Good spot! Interesting - a shit-hot yacht with bang up to date rig, feather-light carbon construction and modern undersides and can do a 3000nm passage at 15kts average, yet trying to look like a Channel pilot cutter, albeit one on steroids. The plumb stem, graceful sheer and fanned transom are the marks of a pilot cutter, and they're all there after a fashion, but it just doesn't really work for me.
 
As it happens, we raced against an original Pilot Cutter called Jolie Brise a couple of weeks ago. They were all designed with one aim, and that was to be fast enough and sea-worthy enough to get one man - their pilot - out to vessels entering either the English Channel or the Bristol Channel, or both if you were on the Scillies (although there, because vessels came close by, they used pilot gigs, which is another story entirely) first and so get the fee.
 
Here she is on a windless day off Dartmouth during the Channel Classics Regatta - you can see the straight stem, almost perpendicular bowsprit that extends the sheerline, and lovely stern: Form follows function,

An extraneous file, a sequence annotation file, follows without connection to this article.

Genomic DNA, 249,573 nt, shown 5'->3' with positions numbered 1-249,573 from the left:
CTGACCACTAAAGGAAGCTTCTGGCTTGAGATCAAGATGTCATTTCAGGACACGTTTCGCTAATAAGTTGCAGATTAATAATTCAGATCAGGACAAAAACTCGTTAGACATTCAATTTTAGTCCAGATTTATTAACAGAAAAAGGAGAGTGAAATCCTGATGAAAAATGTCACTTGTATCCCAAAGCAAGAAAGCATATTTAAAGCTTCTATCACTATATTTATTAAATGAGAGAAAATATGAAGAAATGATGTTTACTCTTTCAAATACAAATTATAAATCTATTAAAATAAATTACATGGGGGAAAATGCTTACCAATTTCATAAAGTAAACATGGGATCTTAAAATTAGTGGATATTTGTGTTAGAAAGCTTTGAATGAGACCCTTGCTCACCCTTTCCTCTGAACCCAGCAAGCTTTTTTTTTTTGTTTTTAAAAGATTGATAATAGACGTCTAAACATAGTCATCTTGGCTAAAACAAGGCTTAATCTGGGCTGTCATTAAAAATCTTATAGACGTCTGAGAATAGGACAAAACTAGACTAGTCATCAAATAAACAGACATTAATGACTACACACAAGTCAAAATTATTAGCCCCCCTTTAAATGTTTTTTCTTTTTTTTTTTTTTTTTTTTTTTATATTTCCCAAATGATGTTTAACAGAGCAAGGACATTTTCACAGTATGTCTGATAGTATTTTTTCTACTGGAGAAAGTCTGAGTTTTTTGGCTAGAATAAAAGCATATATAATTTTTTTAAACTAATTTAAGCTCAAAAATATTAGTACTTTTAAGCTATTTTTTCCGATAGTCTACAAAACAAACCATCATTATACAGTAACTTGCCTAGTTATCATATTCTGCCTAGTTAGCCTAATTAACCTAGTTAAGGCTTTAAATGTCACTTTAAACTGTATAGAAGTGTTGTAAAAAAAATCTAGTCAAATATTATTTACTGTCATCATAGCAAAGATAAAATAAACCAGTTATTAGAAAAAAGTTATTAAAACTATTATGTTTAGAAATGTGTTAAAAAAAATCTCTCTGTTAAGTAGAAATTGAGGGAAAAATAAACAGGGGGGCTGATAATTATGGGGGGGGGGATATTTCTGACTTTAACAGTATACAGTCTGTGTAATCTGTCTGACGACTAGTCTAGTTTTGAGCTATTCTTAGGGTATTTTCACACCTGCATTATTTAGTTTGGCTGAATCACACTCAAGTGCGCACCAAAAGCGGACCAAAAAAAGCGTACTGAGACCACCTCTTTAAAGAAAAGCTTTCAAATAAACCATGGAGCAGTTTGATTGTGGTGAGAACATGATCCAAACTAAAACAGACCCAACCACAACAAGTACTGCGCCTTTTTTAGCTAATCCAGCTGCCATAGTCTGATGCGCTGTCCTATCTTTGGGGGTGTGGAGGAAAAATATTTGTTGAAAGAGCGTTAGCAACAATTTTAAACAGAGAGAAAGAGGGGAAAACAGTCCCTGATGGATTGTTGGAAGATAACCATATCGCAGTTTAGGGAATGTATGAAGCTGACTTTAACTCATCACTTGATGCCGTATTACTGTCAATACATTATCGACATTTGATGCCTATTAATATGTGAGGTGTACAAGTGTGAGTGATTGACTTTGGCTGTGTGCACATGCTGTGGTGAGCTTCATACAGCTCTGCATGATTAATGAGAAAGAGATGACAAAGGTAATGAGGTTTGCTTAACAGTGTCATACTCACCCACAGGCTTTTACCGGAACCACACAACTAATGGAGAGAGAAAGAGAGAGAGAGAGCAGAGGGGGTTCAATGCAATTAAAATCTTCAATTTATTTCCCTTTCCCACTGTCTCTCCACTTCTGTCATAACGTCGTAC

I just don't know if the lines of Heteiros really work for me. I appreciate the fantail transom, those gaps are there for a reason - to let green water wash right down the decks and out the back on a working cutter, and it's a big nod to the heritage, but, but.
 

 
Meh. Musn't be grumpy, so congratulations to the guy on his new boat, and it is a proper sailing boat.
 
However, it's not a red ensign that she's flying, it's a defaced red ensign belonging to one of our overseas protectorates or somesuch. Tax havens, the lot of them. I'm guessing Caymen Islands, but where ever it's registered, it won't be for residential, patriotic or even sentimental reasons. It'll be a tax dodge.